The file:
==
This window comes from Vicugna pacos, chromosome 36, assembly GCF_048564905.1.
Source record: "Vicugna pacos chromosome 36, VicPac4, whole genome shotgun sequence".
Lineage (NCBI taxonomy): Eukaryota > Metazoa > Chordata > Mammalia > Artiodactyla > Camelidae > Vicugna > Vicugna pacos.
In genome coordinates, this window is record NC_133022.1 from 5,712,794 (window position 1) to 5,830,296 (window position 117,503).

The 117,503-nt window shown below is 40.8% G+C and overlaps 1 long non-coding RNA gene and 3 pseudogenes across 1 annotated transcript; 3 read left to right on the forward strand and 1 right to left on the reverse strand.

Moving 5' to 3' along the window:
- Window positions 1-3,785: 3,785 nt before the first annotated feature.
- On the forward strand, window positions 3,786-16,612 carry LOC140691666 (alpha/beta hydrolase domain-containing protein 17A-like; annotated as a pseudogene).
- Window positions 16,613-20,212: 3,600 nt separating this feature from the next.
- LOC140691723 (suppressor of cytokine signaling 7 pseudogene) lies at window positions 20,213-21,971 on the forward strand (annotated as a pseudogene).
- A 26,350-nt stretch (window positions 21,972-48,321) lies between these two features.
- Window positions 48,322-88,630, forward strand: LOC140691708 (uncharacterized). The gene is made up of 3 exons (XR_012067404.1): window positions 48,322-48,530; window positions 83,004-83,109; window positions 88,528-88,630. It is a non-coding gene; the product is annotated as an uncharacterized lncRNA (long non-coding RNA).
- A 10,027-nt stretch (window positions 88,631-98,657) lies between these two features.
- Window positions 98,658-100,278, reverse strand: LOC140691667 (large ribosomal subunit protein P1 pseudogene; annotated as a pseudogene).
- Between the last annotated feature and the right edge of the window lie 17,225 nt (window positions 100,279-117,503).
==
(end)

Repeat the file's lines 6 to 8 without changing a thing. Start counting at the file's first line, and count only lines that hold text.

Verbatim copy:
Moving 5' to 3' along the window:
- Window positions 1-3,785: 3,785 nt before the first annotated feature.
- On the forward strand, window positions 3,786-16,612 carry LOC140691666 (alpha/beta hydrolase domain-containing protein 17A-like; annotated as a pseudogene).